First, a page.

Parents must provide their children with a healthy balanced diet for their growth and development. And a large part of that diet is composed of protein. Proteins are vital for your child's growth and development and contribute to many bodily functions.
Lack of enough protein in your child's body can have severe side effects, stunting their brain and body development. It can also cause the development of serious ailments, such as marasmus and Kwashiorkor. But before that, your child will display symptoms such as fatigue, slowed growth, and compromised immunity. If your child shows signs of protein deficiency, what can you do to fix it? Read on to find out.
What Do You Understand by Protein Deficiency?
Protein deficiency occurs when you consume lower protein content than your recommended daily intake, meaning you cannot meet your body's needs. This condition is mainly observed among low-income families as they don't have enough to eat, let alone proteins, but it can be seen among other socio-economic classes as well.
One of the things you can do to battle protein deficiency is to introduce kid-friendly protein shakes into your child’s diet. But before we dive into all the remedies to this problems, let’s discuss a bit about why it happens and what are its symptoms.
What Causes Protein Deficiency in Kids?
There are many causes of protein deficiency in kids, with the main one being:
Insufficient Protein in the Diet
Your child can have protein deficiency if they do not consume protein-rich foods. Most kids who suffer from this deficiency are due to unhealthy dietary choices or lack of enough food, making proteins a luxury. Severe protein deficiency can lead to the development of Kwashiorkor, which is prevalent in developing countries.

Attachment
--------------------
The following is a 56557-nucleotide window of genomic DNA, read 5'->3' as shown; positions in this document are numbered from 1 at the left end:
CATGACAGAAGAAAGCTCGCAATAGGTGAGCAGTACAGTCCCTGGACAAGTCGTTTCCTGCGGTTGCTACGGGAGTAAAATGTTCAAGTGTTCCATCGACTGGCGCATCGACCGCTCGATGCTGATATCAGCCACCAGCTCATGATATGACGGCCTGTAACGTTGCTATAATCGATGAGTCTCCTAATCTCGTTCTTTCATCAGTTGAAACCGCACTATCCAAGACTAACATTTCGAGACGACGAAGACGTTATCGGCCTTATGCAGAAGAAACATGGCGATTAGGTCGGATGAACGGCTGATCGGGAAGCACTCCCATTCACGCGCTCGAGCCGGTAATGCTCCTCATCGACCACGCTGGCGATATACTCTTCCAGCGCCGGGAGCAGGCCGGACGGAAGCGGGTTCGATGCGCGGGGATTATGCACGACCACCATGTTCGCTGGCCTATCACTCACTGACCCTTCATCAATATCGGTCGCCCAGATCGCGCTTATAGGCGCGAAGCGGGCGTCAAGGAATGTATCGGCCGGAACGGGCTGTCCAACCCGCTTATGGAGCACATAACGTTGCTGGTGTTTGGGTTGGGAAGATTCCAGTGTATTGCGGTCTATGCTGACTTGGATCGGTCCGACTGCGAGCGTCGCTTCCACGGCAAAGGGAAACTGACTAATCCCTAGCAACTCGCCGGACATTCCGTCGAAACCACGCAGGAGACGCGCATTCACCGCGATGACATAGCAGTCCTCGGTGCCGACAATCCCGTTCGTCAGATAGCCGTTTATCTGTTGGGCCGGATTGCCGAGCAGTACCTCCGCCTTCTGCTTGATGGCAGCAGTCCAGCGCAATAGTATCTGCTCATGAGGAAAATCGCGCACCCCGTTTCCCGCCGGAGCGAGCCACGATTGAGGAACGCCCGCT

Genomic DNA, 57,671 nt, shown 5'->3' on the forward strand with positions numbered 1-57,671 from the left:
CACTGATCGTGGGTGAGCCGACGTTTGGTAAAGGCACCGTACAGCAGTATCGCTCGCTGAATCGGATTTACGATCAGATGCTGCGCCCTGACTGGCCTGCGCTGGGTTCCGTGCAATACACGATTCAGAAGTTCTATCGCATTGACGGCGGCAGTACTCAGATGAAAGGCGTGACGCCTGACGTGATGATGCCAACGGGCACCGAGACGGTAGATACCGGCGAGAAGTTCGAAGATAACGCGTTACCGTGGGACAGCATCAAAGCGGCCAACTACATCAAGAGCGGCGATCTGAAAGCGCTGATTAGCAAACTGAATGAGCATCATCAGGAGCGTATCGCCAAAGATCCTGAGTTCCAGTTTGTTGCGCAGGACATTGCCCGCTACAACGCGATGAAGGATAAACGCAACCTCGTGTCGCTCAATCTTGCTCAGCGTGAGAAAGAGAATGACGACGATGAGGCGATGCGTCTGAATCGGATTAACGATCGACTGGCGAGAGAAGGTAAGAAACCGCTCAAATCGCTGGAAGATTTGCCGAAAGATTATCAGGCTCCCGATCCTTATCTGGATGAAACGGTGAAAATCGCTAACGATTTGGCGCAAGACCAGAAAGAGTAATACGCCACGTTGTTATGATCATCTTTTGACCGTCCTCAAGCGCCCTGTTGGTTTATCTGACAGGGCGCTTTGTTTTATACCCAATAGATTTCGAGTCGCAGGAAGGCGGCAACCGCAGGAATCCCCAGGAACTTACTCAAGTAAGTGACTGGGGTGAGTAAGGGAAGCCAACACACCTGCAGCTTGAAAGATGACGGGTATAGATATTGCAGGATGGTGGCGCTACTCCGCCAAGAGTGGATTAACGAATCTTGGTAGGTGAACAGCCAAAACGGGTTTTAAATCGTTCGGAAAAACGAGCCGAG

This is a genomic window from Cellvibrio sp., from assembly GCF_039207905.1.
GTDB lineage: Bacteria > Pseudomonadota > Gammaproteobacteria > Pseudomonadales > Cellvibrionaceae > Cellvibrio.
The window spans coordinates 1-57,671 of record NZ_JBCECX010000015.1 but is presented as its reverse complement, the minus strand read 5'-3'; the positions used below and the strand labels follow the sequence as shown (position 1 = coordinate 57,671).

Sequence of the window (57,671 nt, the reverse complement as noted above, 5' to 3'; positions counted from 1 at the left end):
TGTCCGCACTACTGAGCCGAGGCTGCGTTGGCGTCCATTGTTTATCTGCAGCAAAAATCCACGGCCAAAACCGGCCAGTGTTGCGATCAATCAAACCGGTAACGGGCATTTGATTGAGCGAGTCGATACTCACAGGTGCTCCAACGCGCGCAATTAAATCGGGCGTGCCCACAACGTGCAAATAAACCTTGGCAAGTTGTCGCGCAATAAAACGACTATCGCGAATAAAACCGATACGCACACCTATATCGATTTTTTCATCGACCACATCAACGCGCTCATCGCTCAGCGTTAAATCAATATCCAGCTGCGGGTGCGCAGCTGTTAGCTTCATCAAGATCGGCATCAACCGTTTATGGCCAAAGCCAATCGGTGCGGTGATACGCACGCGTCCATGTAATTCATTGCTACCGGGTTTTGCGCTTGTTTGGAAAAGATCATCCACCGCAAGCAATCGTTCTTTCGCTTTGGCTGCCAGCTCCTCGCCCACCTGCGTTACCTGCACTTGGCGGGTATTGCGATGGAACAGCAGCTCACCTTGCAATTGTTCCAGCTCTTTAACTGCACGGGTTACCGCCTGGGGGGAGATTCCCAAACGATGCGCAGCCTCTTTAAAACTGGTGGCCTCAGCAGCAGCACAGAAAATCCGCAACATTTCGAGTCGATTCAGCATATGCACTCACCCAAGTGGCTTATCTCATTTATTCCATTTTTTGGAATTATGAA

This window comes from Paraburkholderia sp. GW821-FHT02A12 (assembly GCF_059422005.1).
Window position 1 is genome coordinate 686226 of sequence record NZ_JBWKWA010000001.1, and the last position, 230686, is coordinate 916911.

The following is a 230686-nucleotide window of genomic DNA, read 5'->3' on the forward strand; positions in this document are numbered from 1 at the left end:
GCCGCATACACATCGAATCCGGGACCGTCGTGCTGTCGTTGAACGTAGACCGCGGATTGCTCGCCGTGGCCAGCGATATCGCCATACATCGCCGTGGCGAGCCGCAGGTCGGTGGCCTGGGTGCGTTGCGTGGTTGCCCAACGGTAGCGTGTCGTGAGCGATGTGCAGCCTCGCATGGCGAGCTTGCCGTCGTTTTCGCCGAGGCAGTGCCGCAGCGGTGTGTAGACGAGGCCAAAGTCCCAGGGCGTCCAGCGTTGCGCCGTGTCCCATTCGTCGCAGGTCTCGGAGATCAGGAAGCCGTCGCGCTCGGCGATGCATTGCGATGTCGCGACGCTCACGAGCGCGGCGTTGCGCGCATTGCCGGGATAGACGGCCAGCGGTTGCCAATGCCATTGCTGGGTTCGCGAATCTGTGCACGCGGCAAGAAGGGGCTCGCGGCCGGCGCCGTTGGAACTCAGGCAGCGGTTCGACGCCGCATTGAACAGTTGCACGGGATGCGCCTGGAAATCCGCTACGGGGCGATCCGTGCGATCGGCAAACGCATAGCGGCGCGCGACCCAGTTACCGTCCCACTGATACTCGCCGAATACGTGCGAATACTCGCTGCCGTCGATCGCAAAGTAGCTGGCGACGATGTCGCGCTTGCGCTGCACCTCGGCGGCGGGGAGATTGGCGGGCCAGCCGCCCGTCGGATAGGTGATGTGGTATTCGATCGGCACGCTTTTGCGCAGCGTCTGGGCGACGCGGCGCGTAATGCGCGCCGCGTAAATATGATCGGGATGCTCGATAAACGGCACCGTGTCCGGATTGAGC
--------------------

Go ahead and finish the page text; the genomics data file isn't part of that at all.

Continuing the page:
Your Child’s Body Does Not Absorb Protein From the Foods Properly
This condition is known as malabsorption, and it happens due to celiac disease, damage to the pancreas or intestines, or parasitic infections.
The liver produces a protein known as Albumin, which makes up about 60% of the protein in the blood. So if your child's liver is damaged, it will not be able to produce Albumin, thus no sufficient protein.
Protein also prevents fluid build-up in the body, so if it's damaged, there will be fluid build-up, thus no albumin production.
Kidneys help in filtering waste from the blood. Therefore, when your child's kidneys have a problem, they do not do their work, meaning that waste materials are left in the blood. So components such as protein leak into the urine, and excess protein in the urine leads to a kidney condition known as proteinuria.
What Are the Symptoms of Protein Deficiency in Kids?
If your child is protein deficient, you will notice these symptoms:
Increased Chances of Bone or Joint Fractures
Proteins help in the development and strengthening of your joints and muscles. A lack of sufficient proteins means that your child's bones and joints become or remain weak, thereby increasing the risk of fractures from falling.
Children who eat enough protein feel full for a long time, even after playing for a long time. However, if they don't consume enough protein, they will keep feeling underfed most of the time and try to supplement their body's need for food with other junk food that is high in calories. This will probably result in them being overweight.